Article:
Kashmiri man joins militants, he was ‘victimised’ under security law
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Kashmiri man joins militants, he was ‘victimised’ under security law

Zubair Ahmad Turray, who escaped from Keegam police station on May 1, says he was in jail for the last 4 years and was charged under the Jammu Kashmir Public Safety Act, 1978 that allows the state to detain a person without trial for at least 6 months.

india Updated: May 16, 2017 11:37 IST
Abhishek Saha
Abhishek Saha
Hindustan Times, Srinagar
Shopian,Jammu and Kashmir,Jammu and Kashmir Public Safety Act
The man was in jail for the last 4 years and was charged under the Jammu Kashmir Public Safety Act, 1978 that allows the state to detain a person without trial for at least 6 months.(HT File/ Representational Photo)

A 23-year-old man from Shopian, who escaped from police custody earlier this month, has released a video saying he has joined the militant ranks and that “tyranny’ and “illegal detention” led him to become an insurgent.

District police authorities confirmed Zubair Ahmad Turray escaped from Keegam police station in Shopian on May 1 but did not take any weapon with him. Residents of the town called for a shutdown for three consecutive days last week to protest his disappearance.

“We had information that he (Zubair) has joined militants after escaping from prison. It got confirmed by his video,” director general of police, SP Vaid, said.

In the video, which surfaced on social media, Turray is seen in a military uniform with a cap and two rifles and two grenades can be seen on a table in front of him.

Turray begins his message with Quranic verses and says he is a “victimised” Kashmiri who escaped from a jail a few days earlier. He goes on to explain how “slavery” and the “imperialist forces” had led him to become a militant.

“My journey has been very painful… I had no other way,” Turray says in the video.

He says he was in jail for the last four years and was charged under the controversial “PSA” 4 times. He was referring to the Jammu and Kashmir Public Safety Act (PSA), 1978 that allows the state to detain a person without trial for at least 6 months. Activists say it is ‘draconian’ and rights body Amnesty International has termed it a ‘lawless law’.

Turray says that even though his last PSA case was quashed by the high court, he was placed under illegal detention for 3 months, following which he escaped.

Habeel Iqbal, a lawyer who is Turray’s counsel in 3 cases currently in Shopian court, said in February a PSA order on Turray was quashed and he was told by the police to report to the counter-insurgency wing of the police in Srinagar. He reported to the wing after 2 days of being set free from the prison, only to be detained and handed over to Shopian Police.

“Senior Shopian Police officials had promised to let him free in a few days and the days kept on increasing. We did not file for a bail application because then there was the fear that the state might issue a fresh PSA order on him. Since February, Zubair was not produced before any magistrate and hence the custody was illegal,” said Iqbal.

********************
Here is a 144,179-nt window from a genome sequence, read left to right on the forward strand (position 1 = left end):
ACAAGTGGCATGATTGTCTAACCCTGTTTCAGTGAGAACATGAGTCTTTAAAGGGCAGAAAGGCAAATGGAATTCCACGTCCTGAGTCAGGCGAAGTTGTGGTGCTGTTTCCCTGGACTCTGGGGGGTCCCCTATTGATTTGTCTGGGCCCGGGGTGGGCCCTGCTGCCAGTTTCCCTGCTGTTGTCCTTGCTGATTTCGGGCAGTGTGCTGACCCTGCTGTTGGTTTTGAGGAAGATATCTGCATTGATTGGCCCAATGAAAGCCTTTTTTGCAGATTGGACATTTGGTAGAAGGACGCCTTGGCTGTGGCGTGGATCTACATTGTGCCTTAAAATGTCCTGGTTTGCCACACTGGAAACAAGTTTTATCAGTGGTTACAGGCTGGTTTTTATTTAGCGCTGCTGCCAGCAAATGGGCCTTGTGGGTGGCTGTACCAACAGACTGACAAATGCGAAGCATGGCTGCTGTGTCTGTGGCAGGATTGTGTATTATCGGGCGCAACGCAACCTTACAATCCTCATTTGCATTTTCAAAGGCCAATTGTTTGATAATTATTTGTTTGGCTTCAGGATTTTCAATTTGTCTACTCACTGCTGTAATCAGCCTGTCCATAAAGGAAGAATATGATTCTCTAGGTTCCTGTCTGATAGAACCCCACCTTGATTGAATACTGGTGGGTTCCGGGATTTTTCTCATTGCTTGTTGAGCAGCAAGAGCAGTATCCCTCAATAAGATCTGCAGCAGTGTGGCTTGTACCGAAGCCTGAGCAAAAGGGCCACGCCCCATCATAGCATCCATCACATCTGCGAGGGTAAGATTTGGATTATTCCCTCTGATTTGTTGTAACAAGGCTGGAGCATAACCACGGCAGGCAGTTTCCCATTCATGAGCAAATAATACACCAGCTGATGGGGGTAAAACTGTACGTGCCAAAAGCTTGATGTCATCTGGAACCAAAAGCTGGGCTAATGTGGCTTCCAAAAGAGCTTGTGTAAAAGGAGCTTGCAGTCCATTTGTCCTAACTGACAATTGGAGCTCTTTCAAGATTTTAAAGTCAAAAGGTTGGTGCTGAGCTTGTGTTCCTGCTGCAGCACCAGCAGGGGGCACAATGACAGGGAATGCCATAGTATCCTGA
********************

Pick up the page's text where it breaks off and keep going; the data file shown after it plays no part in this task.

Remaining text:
Iqbal added, “This is a common practice of the state in Kashmir to keep charging people whom they consider a threat under a cycle of PSAs – one after the earlier one is quashed. Hence Zubair was scared that he might be a victim of the same and end up being jailed forever.”

Iqbal added Turray has 20 FIRs against him till now.

“If somebody is a chronic stone-pelter, what can we do? We had to arrest him,” Vaid said reacting to the statements made by Turray regarding his continued illegal detention.

In the video, Turray also talks about the struggles of his father Bashir Ahmad Turray to get him released from jail as the state kept charging him under one offence or other. He also tells his father that he is fine and asks him not to worry.

Iqbal added that Bashir, a businessman dealing in textiles and a shop owner, holds the state responsible for forcing his son to pick up the gun and questions the “disappearance” of his son from custody.

“Zubair Ahmad Turray is a classic example of how the Indian state and its local stooges are pushing Kashmiri youth to the wall and leaving no place for them but to join armed resistance,” Jammu Kashmir Liberation Front chief Yasin Malik said in a statement.

Sources close to Turray’s family say that he was a stone-pelter many years ago and attained a cult status in the district even as he became ideologically motivated towards the separatist cause.

“Zubair was 10-12 years old when he was first arrested by the police and since then he has been continuously hounded by the police. He was, at the beginning, a part of protest demonstration in which protesters in some cases turned to stone-pelting. But the way he has been pressurised and pushed to the wall, that today he has joined militancy,” prominent Srinagar-based rights activist Khurram Parvez said.

“In fact, Zubair says it clearly in the video that he was forced to pick up the gun and militancy was the last option. This is similar to what we have heard in Burhan Wani’s case also. Many youths who were part of 2008 and 2010 protests picked up the gun after facing tremendous brutalisation at the hands of the state,” Parvez added.

Wani, a popular Hizbul Mujahideen militant commander who was killed in an encounter last year, is said to have taken to militancy after security forces allegedly thrashed him and his brother, Khalid in 2010, without any provocation.

First Published: May 16, 2017 07:27 IST